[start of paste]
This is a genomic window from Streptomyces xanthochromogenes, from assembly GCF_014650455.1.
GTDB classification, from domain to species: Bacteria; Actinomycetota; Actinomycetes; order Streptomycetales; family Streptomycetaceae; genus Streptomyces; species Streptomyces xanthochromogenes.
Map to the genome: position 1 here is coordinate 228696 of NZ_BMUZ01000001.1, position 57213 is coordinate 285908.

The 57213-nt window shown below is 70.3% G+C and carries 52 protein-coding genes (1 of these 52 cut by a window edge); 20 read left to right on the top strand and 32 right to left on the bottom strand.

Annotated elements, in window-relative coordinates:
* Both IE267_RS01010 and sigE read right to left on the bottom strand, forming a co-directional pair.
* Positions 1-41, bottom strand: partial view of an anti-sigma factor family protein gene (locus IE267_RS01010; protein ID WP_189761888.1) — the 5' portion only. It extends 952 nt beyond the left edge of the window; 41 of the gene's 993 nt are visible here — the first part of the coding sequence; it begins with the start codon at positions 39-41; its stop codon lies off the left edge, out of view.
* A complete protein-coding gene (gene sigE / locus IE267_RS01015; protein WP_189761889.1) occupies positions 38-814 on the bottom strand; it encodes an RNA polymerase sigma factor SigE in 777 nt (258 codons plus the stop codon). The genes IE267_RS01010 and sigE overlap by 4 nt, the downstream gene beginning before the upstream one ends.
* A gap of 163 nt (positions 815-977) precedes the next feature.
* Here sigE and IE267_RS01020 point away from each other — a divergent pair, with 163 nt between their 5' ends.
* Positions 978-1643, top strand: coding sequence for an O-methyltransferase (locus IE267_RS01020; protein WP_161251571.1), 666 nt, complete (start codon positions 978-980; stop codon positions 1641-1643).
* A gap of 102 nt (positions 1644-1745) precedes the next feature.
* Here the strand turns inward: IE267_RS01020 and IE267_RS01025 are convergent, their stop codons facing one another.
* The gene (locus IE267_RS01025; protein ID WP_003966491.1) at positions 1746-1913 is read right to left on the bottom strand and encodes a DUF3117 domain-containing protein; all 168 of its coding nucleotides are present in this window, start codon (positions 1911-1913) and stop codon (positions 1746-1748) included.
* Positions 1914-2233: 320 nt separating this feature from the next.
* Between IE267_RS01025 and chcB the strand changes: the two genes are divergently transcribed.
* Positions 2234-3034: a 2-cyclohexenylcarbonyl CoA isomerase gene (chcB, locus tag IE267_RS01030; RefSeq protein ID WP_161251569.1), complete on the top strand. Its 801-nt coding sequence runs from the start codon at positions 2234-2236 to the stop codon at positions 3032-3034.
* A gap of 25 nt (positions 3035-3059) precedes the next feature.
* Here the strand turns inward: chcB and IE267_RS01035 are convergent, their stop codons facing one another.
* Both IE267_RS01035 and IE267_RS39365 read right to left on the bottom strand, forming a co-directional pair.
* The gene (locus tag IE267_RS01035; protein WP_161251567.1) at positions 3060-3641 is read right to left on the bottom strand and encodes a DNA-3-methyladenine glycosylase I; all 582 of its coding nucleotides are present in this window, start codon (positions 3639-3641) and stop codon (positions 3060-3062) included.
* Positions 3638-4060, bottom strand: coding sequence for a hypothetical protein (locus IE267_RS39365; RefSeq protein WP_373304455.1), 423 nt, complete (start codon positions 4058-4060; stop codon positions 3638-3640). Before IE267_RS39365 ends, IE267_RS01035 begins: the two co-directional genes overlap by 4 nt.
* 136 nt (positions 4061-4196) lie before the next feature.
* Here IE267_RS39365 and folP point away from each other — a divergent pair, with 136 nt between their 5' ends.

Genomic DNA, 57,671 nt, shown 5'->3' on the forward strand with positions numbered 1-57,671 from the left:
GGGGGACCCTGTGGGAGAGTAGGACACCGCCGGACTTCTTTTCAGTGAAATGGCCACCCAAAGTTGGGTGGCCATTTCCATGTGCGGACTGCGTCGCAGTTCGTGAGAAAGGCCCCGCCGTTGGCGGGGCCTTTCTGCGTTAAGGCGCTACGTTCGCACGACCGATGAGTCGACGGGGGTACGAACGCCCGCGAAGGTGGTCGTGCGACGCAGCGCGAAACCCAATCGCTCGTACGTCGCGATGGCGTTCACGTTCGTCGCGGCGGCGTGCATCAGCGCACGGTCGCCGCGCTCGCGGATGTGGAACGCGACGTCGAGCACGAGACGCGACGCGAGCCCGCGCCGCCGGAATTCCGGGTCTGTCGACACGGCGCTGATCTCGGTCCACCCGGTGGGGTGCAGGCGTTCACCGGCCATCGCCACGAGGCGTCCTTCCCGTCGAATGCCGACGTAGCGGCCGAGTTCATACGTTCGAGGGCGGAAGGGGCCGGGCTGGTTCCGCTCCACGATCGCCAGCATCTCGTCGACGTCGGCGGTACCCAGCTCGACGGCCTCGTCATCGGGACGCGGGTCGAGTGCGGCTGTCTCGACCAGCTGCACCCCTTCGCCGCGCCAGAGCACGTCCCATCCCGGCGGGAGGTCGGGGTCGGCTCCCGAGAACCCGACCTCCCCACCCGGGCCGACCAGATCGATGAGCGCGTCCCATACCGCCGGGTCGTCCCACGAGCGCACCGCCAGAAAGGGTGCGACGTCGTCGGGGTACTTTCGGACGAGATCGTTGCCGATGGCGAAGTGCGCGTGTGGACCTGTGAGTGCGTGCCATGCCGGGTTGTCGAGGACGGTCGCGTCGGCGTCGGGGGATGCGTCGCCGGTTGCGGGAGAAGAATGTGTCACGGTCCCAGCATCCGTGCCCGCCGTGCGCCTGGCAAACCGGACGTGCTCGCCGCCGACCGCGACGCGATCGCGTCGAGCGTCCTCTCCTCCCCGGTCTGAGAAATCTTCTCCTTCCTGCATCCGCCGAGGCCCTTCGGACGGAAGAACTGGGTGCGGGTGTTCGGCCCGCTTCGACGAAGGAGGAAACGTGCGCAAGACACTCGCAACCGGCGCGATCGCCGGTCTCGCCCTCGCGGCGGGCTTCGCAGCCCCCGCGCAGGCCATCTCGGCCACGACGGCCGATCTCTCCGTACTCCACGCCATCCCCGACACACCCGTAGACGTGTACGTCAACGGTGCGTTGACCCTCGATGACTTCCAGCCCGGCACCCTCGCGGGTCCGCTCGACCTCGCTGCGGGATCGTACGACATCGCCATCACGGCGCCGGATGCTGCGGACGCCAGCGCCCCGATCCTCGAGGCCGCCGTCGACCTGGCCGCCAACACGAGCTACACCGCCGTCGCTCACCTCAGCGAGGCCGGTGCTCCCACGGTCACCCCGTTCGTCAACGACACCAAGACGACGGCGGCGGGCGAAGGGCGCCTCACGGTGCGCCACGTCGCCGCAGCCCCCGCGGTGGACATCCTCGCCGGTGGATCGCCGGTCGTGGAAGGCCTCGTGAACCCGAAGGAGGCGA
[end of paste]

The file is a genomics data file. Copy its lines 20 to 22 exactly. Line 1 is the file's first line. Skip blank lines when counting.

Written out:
* Both IE267_RS01035 and IE267_RS39365 read right to left on the bottom strand, forming a co-directional pair.
* The gene (locus tag IE267_RS01035; protein WP_161251567.1) at positions 3060-3641 is read right to left on the bottom strand and encodes a DNA-3-methyladenine glycosylase I; all 582 of its coding nucleotides are present in this window, start codon (positions 3639-3641) and stop codon (positions 3060-3062) included.
* Positions 3638-4060, bottom strand: coding sequence for a hypothetical protein (locus IE267_RS39365; RefSeq protein WP_373304455.1), 423 nt, complete (start codon positions 4058-4060; stop codon positions 3638-3640). Before IE267_RS39365 ends, IE267_RS01035 begins: the two co-directional genes overlap by 4 nt.